Is the Canada Job Grant good for the Northwest Territories? (Chosen excerpts by Job Market Monitor)
– In principle, the GNWT is in favour of programs that are intended to match skills training with employment demands.
– However, enthusiasm for the Canada Job Grant is reserved at this point, because it will be funded by Canada retaining $300 million that is currently provided to provinces and territories under Labour Market Agreements.
– In the Northwest Territories this 60% reduction in skills development funding lowers Labour Market Agreement funding from $1.3 million to $520,000, with Canada retaining $780,000.
– In addition to reduced funding the GNWT will be required to provide a matching contribution of $5000, for each grant approved for an NWT resident.
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Given the alleged pervasiveness of the skills shortage and the impact it has had on local economies within Canada, one might think it wise for Ottawa and the provincial capitals to find common ground on a matter that affects them with equal adversity. Yet, the idea of establishing a national education and/or training strategy — … Continue reading »
Canada Job Grant / Deeply flawed say Mowat Centre for Policy Innovation and the Caledon Institute for Social Policy
Ottawa’s proposed Canada Job Grant is deeply flawed and should be abandoned, a joint report to be released Monday by two policy think tanks says. Despite the upbeat TV ads Ottawa is running in support of its new $15,000 a person training program, it’s far from clear the program will deliver the promised results or … Continue reading »
Tell us what you think about the Ottawa’s proposed Canada Job Grant. Use the DISCUSSION section at the bottom of this page and enter your comment at the end of this post. As Lina Dib wrote in La Presse, “Ottawa is trying to sell a product that Quebecers do not yet exist and that will probably … Continue reading »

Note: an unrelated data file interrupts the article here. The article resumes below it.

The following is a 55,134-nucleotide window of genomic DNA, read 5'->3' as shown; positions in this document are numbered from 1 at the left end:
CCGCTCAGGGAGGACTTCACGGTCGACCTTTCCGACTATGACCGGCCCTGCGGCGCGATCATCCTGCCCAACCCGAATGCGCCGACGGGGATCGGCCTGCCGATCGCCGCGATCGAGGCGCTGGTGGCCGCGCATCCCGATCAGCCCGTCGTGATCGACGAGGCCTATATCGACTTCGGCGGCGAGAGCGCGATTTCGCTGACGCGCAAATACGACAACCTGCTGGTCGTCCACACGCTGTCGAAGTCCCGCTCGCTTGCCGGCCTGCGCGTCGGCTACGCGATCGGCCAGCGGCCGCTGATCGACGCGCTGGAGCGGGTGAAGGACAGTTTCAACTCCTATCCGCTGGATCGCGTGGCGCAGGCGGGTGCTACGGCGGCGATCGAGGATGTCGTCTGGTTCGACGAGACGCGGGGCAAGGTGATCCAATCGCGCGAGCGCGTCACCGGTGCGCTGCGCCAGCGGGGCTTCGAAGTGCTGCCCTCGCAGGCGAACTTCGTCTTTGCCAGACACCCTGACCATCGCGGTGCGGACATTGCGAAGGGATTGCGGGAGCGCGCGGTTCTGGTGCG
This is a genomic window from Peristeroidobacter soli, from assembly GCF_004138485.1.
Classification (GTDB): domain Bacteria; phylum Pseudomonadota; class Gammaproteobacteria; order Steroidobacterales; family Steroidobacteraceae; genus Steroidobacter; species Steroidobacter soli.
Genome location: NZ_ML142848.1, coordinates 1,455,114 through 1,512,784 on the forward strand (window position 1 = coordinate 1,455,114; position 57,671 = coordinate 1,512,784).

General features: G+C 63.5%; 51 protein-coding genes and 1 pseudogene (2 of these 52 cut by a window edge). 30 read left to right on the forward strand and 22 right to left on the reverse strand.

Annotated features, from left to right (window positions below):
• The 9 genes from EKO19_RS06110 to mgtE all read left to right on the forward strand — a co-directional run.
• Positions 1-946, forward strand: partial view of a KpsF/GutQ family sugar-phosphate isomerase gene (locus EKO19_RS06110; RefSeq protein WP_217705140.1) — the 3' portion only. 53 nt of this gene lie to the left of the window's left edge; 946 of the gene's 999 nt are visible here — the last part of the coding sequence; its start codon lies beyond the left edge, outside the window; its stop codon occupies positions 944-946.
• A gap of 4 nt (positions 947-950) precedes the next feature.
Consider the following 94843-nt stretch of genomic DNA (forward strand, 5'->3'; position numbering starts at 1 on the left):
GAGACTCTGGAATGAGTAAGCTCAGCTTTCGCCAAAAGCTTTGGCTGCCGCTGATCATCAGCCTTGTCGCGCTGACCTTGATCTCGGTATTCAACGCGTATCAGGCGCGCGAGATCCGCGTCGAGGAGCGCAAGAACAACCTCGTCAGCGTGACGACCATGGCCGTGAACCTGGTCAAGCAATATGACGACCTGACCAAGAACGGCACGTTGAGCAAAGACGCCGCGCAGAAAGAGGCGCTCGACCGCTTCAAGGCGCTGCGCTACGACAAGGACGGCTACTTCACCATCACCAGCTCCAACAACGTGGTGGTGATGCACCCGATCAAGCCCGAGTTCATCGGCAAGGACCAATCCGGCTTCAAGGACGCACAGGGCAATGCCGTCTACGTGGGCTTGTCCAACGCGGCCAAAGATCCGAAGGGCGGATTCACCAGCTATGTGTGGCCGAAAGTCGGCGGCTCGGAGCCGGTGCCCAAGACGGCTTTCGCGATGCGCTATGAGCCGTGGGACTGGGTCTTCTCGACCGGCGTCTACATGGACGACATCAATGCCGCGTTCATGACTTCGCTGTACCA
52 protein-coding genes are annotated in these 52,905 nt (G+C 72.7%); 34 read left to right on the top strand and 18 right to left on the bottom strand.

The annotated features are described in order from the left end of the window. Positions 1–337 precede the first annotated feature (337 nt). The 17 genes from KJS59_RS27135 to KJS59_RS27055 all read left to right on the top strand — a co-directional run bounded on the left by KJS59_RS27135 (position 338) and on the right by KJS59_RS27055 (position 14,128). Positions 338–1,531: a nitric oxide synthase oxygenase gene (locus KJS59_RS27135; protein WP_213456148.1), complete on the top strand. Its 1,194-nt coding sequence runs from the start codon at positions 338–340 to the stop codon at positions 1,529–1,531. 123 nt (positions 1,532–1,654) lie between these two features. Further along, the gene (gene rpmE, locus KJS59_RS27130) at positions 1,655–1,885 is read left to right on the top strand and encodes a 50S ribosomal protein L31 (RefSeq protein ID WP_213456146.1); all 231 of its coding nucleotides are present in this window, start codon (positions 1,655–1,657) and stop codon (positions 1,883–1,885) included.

Canada / Is the widespread assumption that Canada is suffering from a growing shortage of labour true?
“When the Royal Bank of Canada was recently caught up in a maelstrom of bad publicity over its use of temporary foreign workers, it led politicians and pundits to scrutinize and question the growing use by Canadian firms of imported, short-term labour” Kevin McQuillan in ALL THE WORKERS WE NEED: DEBUNKING CANADA’S LABOUR- SHORTAGE FALLACY (Adapted …Continue reading »
When the premiers of the four Atlantic provinces met on April 29, their joint communiqué noted “significant concerns with the recent unilateral decisions of the federal government regarding skills, training and employment supports.” The four provinces expressed concerns about the Canada Job Grant, “particularly the ability of small-and medium-sized businesses to participate in the program.” … Continue reading »
Fixing labour shortages and enhancing the skills of workers will be the centrepieces of next week’s federal budget. But the government also recognizes that serious progress on matching skills with job openings will require close co-operation with provincial governments and the private sector. Businesses say labour shortages are also a top concern, and they want … Continue reading »
Speaking at the Canada 2020 Conference on Skilled Trades in the Energy Sector in Ottawa Feb. 28, Diane Finley, minister of human resources and skills development, noted labour shortages and skills mismatches have become a “dominant policy concern.” A number options are under consideration, including: • Helping Canadians make more informed career choices, including at …Continue reading »
Canada and the Provinces / New voucher plan for training being weighed by Flaherty to replace agreements
Finance Minister Jim Flaherty this morning met with Canada’s largest trades union, the AFL-CIO, to discuss transferring nearly $2 billion of funding for labour training from the provinces to a voucher system for individuals ahead of the 2013 budget. The transfer was part of a broader discussion between Flaherty and Robert Blakely, the chief operating … Continue reading »